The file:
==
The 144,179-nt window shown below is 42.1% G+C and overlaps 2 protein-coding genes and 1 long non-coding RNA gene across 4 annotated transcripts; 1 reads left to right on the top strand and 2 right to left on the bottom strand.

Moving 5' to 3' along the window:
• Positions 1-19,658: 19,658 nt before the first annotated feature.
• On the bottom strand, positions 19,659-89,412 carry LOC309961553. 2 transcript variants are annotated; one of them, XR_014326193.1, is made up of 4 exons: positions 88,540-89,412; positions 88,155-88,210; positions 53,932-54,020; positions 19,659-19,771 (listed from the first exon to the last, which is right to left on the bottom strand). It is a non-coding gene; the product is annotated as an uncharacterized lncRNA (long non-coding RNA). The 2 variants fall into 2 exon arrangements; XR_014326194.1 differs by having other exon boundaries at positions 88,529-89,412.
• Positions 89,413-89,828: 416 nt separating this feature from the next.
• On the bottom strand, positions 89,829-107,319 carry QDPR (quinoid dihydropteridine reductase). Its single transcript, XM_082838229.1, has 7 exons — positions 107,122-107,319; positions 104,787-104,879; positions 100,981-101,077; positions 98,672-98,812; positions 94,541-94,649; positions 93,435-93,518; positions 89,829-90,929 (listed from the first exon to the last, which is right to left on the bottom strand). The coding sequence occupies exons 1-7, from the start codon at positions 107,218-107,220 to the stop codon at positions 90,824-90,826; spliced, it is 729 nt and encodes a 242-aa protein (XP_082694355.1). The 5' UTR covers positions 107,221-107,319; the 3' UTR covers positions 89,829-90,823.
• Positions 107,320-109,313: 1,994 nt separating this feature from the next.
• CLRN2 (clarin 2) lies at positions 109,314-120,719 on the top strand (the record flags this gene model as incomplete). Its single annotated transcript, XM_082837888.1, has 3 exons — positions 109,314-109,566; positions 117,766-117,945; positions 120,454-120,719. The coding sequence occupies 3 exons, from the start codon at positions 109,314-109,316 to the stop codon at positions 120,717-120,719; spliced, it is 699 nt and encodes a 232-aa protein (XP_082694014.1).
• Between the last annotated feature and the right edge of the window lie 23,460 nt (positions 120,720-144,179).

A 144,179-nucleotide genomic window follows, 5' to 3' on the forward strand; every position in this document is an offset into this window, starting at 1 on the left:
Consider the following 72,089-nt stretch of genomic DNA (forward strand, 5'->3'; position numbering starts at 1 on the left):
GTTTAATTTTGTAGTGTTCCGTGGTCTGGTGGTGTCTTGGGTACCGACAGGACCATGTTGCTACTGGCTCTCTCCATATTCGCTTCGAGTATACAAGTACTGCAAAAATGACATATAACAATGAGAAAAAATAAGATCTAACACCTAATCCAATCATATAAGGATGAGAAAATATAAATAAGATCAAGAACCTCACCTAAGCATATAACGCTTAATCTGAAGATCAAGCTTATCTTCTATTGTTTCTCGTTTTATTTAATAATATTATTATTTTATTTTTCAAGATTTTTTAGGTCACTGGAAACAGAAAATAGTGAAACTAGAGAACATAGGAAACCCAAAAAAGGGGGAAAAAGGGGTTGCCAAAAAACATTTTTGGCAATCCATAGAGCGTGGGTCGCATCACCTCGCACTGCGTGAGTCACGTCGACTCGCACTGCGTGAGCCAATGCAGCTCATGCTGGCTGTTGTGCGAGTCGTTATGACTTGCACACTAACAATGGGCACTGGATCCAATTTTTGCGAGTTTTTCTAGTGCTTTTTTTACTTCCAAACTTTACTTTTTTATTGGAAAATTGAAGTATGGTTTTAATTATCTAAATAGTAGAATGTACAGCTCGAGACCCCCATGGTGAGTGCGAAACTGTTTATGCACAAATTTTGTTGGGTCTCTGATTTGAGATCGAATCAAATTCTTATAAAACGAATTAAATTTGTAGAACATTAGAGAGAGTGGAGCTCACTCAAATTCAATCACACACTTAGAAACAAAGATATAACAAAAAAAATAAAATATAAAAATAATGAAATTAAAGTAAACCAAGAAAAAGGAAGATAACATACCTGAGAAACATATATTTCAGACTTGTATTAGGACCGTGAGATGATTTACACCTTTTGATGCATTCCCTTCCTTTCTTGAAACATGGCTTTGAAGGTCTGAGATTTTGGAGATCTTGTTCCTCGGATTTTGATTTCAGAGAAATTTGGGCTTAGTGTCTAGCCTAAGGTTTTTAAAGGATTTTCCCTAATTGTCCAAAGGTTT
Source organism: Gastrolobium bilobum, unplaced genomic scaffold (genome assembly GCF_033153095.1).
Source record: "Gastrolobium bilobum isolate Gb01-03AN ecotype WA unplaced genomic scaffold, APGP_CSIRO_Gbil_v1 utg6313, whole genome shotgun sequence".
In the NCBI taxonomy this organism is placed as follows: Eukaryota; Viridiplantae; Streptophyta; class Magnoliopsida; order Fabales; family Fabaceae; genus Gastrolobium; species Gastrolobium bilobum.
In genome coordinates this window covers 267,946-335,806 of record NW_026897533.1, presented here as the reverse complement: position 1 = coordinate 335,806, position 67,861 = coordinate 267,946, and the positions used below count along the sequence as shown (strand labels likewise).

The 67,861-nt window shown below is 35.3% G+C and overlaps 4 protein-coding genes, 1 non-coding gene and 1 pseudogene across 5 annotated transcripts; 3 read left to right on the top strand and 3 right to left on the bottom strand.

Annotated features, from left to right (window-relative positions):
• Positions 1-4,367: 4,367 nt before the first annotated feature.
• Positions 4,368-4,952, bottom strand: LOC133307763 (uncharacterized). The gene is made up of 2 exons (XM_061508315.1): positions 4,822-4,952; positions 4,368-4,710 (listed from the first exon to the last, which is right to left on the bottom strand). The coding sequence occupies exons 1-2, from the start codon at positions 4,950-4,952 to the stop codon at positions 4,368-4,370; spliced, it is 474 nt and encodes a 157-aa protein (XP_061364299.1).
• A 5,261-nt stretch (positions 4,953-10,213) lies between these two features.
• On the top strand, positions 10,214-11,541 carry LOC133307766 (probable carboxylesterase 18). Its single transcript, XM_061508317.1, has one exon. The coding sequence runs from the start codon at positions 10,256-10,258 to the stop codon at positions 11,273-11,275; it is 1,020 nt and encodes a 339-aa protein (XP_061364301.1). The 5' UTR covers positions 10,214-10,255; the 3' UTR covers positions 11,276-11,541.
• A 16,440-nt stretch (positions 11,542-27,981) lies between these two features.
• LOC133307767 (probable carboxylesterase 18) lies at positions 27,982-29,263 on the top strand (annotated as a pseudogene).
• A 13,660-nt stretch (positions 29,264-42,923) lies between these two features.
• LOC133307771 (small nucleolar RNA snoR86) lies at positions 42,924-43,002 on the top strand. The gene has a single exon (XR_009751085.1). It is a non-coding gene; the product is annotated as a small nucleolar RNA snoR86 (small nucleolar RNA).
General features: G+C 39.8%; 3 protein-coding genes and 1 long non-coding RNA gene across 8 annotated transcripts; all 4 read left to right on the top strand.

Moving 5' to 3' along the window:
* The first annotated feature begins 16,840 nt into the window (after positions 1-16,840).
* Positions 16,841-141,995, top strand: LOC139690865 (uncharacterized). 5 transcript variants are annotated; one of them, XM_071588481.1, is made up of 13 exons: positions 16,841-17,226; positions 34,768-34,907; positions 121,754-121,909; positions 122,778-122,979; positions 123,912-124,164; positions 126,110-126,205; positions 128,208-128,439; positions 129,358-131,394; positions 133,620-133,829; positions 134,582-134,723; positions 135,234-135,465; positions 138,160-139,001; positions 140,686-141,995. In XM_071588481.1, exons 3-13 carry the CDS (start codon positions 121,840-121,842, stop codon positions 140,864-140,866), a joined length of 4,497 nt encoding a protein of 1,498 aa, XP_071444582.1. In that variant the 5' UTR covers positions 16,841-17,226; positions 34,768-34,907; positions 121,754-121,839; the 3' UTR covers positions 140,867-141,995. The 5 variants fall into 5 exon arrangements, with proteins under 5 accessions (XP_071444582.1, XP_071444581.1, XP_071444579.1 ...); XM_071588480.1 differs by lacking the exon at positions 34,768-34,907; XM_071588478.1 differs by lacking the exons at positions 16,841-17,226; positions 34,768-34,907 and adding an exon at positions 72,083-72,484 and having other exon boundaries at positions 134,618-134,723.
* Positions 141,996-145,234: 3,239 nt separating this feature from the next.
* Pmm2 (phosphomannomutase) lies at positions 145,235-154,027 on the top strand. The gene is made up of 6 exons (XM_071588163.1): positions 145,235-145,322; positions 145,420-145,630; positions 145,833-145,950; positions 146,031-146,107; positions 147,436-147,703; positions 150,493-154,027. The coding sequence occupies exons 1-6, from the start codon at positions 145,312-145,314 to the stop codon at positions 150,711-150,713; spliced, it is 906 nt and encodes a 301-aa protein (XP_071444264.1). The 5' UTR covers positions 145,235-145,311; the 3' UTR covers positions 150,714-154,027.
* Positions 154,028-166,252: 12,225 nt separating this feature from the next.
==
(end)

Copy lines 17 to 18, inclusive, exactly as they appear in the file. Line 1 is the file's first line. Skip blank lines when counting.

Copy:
The 67,861-nt window shown below is 35.3% G+C and overlaps 4 protein-coding genes, 1 non-coding gene and 1 pseudogene across 5 annotated transcripts; 3 read left to right on the top strand and 3 right to left on the bottom strand.

Annotated features, from left to right (window-relative positions):